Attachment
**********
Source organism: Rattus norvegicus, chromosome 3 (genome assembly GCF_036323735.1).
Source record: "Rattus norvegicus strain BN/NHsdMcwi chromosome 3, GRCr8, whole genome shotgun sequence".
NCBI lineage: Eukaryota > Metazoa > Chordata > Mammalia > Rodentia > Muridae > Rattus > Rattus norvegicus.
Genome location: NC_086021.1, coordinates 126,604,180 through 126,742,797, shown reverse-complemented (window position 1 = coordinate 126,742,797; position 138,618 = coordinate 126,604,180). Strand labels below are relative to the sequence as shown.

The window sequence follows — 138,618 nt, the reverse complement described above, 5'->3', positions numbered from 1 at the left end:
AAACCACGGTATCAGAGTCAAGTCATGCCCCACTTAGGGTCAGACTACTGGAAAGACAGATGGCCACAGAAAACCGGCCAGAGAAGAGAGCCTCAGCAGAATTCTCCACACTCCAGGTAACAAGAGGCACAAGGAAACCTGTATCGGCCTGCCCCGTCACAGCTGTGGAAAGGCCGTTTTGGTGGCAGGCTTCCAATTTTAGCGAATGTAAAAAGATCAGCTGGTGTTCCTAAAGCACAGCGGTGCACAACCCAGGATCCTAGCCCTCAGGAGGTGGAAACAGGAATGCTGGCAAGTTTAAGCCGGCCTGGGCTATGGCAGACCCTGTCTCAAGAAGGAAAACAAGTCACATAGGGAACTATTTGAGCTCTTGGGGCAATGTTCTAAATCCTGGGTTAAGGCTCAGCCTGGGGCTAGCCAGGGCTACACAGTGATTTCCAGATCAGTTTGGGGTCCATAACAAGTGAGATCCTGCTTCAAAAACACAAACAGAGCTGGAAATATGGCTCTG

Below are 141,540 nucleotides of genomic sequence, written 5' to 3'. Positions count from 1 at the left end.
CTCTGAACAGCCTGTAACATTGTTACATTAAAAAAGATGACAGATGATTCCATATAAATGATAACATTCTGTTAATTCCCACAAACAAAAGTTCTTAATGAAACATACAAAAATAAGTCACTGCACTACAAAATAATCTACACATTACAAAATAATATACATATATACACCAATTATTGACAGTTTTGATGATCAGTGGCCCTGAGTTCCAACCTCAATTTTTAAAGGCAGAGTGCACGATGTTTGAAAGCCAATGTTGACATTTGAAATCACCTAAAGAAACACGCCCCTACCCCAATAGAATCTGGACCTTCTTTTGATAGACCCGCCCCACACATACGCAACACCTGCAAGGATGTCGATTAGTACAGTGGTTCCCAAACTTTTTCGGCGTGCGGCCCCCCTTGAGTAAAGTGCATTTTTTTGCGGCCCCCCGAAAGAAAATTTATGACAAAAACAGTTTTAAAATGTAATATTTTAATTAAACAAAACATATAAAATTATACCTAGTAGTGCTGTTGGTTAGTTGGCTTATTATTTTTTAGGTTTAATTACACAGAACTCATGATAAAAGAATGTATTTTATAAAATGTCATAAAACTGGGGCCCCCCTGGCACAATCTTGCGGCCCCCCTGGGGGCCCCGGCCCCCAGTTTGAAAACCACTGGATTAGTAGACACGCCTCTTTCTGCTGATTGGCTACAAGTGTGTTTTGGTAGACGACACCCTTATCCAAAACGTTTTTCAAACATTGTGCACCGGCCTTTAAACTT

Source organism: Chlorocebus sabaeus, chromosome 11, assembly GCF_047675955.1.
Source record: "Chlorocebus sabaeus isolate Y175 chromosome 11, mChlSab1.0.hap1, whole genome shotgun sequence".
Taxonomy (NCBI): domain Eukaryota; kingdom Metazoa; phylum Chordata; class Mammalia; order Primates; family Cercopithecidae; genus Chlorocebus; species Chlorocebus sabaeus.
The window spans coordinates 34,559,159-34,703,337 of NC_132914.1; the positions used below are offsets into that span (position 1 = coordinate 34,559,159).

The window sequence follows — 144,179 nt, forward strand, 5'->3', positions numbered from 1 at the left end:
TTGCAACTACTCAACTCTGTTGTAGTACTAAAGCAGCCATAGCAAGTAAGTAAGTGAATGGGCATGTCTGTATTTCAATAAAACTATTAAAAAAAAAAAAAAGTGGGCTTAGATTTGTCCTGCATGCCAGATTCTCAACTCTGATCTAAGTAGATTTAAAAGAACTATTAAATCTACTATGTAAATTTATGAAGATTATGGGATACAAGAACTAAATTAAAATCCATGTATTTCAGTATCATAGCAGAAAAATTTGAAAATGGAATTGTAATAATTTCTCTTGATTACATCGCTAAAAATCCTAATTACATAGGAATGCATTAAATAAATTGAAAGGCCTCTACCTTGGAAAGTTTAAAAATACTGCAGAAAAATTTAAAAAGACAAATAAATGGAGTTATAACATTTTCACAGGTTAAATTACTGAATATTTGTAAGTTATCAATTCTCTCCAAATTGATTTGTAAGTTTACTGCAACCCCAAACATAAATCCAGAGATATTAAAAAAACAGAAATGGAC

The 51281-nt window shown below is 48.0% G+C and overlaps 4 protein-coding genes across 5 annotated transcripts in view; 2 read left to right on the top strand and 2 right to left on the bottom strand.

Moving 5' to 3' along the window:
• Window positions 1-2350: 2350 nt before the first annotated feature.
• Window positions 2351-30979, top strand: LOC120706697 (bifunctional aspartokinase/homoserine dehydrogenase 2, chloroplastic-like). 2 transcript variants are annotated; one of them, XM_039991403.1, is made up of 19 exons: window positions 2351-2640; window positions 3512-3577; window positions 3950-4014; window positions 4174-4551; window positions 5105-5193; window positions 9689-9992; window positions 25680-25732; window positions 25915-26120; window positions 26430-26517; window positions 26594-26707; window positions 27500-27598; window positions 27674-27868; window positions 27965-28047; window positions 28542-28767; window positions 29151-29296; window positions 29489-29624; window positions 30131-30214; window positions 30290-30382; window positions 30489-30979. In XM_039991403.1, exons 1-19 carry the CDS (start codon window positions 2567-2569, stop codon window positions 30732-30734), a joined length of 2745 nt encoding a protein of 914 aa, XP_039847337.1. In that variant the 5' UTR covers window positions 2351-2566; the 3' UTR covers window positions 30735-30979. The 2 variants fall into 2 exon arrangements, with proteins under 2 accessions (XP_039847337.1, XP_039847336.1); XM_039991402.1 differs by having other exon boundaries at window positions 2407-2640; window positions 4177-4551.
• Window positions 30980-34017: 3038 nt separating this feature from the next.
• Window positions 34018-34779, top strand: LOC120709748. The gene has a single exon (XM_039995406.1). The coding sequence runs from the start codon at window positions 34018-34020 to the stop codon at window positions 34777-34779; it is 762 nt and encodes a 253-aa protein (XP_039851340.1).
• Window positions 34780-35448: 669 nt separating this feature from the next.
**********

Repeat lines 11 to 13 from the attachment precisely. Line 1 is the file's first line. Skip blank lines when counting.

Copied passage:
Taxonomy (NCBI): domain Eukaryota; kingdom Metazoa; phylum Chordata; class Mammalia; order Primates; family Cercopithecidae; genus Chlorocebus; species Chlorocebus sabaeus.
The window spans coordinates 34,559,159-34,703,337 of NC_132914.1; the positions used below are offsets into that span (position 1 = coordinate 34,559,159).

The window sequence follows — 144,179 nt, forward strand, 5'->3', positions numbered from 1 at the left end: